With all these negative effects, on both environment and health, it may be that intensive farming should receive serious consideration before it is allowed to become standard global practice.

By Emma Jones
Image: num_skyman

Friday, 11 July 2014

Summer cooking tips!

By Debbie Valentine

For a lot of us (especially the men), cooking in the summer means only one thing: the barbeque. Whilst there is always a time and a place for a barbeque, summer is a great time to get into the kitchen and cook up some exciting, healthy and delicious food that you can hopefully enjoy al fresco.

It’s perfectly understandable that no-one wants to spend a lot of time slaving over a hot stove when the sun’s out, so it’s a great excuse to make some tasty summer food.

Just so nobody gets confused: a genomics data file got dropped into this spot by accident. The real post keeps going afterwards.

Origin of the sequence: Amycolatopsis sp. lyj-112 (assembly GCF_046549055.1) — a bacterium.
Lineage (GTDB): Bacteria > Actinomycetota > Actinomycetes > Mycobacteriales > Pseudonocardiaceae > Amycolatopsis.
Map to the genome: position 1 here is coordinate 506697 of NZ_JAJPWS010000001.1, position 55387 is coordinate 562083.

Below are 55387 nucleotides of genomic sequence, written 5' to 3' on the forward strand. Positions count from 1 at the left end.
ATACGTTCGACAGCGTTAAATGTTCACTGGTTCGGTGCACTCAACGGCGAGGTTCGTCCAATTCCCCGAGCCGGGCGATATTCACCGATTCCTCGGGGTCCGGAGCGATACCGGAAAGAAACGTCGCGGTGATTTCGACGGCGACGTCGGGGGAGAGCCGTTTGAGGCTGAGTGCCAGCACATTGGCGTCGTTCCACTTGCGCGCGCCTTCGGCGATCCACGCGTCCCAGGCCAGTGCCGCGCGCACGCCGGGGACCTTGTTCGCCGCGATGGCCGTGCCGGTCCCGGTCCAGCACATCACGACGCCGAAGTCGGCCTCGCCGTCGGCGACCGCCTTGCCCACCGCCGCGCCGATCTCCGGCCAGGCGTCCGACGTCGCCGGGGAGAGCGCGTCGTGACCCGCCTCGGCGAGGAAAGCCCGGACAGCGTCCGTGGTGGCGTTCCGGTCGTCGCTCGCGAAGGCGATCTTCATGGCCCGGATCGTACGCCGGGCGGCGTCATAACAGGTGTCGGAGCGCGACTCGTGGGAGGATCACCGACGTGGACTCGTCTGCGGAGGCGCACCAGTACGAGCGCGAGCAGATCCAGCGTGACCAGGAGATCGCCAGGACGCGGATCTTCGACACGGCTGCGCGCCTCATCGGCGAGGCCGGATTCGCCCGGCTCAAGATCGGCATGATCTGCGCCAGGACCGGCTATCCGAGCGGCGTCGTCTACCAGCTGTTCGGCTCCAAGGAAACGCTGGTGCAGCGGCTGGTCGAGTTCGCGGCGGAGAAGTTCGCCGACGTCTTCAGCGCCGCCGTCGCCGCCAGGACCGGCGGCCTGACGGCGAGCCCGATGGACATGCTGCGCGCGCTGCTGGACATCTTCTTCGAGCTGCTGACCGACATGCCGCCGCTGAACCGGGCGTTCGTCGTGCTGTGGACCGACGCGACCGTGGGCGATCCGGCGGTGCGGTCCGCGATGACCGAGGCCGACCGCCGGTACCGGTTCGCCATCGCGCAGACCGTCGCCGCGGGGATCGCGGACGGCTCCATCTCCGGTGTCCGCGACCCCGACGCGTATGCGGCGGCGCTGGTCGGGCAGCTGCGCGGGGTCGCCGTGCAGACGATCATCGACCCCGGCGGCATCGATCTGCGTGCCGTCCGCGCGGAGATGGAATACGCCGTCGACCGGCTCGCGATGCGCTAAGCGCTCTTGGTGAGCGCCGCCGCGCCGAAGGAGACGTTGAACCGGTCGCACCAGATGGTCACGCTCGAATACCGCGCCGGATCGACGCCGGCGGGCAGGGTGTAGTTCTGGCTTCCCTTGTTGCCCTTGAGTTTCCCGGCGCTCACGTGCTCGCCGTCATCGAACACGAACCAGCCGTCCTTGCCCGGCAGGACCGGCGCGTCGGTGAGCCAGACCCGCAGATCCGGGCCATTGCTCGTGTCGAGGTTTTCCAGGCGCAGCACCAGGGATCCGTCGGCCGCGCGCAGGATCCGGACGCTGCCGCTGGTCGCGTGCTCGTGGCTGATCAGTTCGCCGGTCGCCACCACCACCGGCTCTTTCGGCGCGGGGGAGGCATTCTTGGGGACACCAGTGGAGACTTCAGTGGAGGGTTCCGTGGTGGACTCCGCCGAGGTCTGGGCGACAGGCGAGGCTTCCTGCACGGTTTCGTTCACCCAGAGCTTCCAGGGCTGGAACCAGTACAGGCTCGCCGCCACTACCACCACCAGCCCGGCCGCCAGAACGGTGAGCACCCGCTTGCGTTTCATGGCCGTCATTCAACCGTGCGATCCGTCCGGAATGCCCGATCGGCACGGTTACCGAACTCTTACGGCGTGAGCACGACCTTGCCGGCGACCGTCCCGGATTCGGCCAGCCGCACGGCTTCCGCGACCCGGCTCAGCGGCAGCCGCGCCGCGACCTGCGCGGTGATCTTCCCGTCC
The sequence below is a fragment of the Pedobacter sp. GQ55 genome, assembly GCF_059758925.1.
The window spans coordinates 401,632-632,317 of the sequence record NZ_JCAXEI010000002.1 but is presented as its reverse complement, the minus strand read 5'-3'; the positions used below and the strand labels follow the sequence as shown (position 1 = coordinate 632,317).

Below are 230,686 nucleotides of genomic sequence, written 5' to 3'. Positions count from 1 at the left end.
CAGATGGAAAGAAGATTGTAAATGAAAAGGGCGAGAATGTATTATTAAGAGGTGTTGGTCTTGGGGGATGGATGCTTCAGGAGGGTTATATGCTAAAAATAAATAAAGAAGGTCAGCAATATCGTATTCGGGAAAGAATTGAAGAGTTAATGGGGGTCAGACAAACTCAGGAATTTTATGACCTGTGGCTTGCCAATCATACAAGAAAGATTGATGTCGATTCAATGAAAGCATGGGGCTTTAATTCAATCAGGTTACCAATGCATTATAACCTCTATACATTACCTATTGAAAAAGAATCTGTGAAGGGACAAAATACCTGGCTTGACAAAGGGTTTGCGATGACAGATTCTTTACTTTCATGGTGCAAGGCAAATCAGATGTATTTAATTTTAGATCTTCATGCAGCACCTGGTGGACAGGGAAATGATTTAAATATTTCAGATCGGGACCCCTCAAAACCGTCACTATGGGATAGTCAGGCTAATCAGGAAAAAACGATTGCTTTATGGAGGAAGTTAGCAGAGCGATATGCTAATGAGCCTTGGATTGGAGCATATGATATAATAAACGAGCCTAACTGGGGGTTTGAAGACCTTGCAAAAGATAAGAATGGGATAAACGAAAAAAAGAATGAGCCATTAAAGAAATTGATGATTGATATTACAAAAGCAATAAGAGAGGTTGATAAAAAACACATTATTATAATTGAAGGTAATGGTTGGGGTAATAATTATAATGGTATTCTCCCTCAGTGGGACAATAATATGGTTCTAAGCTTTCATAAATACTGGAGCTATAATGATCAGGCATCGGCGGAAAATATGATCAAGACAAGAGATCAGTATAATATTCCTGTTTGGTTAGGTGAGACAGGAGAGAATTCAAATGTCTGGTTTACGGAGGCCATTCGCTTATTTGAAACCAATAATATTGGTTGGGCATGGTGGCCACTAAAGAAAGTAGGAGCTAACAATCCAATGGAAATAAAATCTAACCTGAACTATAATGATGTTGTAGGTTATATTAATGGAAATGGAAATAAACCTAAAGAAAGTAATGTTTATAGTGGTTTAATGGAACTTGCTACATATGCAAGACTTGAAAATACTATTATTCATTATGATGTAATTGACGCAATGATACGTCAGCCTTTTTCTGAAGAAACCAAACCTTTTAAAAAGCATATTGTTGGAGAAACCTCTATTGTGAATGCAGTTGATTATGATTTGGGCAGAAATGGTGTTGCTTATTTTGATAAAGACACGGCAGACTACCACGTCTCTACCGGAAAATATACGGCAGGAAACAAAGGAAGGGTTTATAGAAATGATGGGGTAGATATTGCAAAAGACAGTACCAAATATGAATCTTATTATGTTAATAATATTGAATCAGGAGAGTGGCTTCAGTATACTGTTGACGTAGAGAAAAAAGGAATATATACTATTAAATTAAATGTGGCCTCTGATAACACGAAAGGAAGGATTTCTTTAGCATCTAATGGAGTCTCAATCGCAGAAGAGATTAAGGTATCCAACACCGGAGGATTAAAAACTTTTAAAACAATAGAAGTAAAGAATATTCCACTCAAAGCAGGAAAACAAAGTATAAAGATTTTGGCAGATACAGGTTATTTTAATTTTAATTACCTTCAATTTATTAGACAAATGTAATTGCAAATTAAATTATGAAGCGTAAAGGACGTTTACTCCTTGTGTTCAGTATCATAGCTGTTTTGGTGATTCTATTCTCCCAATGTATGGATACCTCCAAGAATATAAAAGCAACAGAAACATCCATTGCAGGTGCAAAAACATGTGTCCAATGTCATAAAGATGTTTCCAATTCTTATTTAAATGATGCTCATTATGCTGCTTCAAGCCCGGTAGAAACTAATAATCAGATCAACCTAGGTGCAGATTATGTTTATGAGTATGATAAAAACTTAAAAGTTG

The staple of summer eating is often a big salad, but it doesn’t have to be a big bowl of lettuce leaves! As well as the tomatoes, cucumber and radishes that might go into your seasonal salad there’s all sorts you can add. New potatoes are in the shops in the summer and they’re equally good hot with dinner or cold in a potato salad. Why not add some chicken and some cous-cous for a Moroccan inspired salad? Different cheeses can really spruce up a salad – Feta is great with tomatoes, and parmesan gives a kick to chicken. Experiment with a big bowl and make it a family dinner. Don’t forget the croutons!